During an interview with SFR last August, Corbin Newman, who headed the Forest Service’s regional office in Albuquerque until January, said he hadn’t known about Hauck’s bankruptcy, and said that agency would investigate.

“I don’t know that he asserted anything wrong or fraudulent in his proposal,” Newman said. “That’s what we’ll have to take a look at.”

It is illegal to lie in a proposal to the federal government, but in a written follow-up, Newman said Hauck’s bankruptcy “over 30 years ago” was irrelevant, and that the contract would remain with Pioneer.

Last June, the Forest Service released a brief technical analysis

of Pioneer’s plan, meant to answer detractors’ questions about what the company intends to do. But a close inspection of the plan reveals a series of improbable or false claims.

It states Pioneer will produce biodiesel out of tree branches to fuel its trucks and sell at a gas station on I-40. That’s a risky proposition in itself, given the fuel has never been produced commercially. The largest attempt, by Range Fuels in Soperton, Ga.,

after getting more than $150 million in government subsidies.

And Concord Blue, the German company Pioneer claims will make its biodiesel, has never even tried to produce the stuff. Thomas Sonntag-Roesing, the former engineer at the test plant in Herten, Germany, that developed Concord Blue’s technology, said the plant tried to turn biomass like wood into energy, not fuel. At the time, the plant belonged to a company largely owned by Juergen Muehlen, who co-invented the technology. Sonntag-Roesing left after Meuhlen stopped paying him, and the plant closed soon after. Meuhlen later brought the technology to Concord Blue, where he’s now director of research and development.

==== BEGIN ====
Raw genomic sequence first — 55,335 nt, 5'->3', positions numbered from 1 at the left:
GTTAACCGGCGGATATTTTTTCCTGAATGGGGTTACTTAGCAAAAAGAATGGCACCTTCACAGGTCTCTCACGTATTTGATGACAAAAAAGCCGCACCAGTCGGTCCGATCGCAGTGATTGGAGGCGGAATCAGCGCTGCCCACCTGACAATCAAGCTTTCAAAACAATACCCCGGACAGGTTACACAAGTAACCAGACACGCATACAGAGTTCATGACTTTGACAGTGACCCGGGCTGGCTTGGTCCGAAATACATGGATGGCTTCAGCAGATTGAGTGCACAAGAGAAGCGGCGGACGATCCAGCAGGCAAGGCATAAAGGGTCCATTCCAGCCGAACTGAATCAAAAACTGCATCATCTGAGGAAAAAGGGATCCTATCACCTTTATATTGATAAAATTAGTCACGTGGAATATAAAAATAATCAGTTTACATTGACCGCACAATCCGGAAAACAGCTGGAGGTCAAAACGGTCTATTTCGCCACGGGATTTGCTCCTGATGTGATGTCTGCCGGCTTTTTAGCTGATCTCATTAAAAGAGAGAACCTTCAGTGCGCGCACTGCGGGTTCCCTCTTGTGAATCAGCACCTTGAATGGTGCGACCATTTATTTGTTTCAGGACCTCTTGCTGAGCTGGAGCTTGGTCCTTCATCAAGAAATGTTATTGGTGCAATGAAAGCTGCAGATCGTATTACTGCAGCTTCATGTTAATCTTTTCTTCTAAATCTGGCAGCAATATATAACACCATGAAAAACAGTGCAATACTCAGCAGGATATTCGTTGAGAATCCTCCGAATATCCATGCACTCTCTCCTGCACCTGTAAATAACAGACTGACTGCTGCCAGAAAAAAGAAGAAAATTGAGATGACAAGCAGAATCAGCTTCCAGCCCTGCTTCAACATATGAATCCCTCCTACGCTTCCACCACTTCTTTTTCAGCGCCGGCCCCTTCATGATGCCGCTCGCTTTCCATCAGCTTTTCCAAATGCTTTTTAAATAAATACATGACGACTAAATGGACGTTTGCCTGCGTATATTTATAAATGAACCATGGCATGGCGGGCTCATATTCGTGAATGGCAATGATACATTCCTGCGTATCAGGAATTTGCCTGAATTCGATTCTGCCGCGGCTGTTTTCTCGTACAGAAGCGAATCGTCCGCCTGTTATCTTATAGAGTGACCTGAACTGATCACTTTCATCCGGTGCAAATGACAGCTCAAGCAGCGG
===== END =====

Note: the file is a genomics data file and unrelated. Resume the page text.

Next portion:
Today, Concord Blue barely exists beyond its

. The site gives no email address, and no one answers at its German or Los Angeles offices. Repeated voicemail messages requesting an interview were never returned.

“The company is a fake,” Sonntag-Roesing says. “It’s like a frame, but there’s nothing behind it.” He says he was surprised to the learn the US government had given a large contract to a company claiming it was going to use Concord Blue technologies.

“With every new project, we have to prove that we can do it by providing references,” says Sonntag-Roesing, who now manages billion-dollar projects for the international energy firm Hitachi Ltd. “I cannot really understand why the US government or any other government in the world would give a contract to a company without any references.”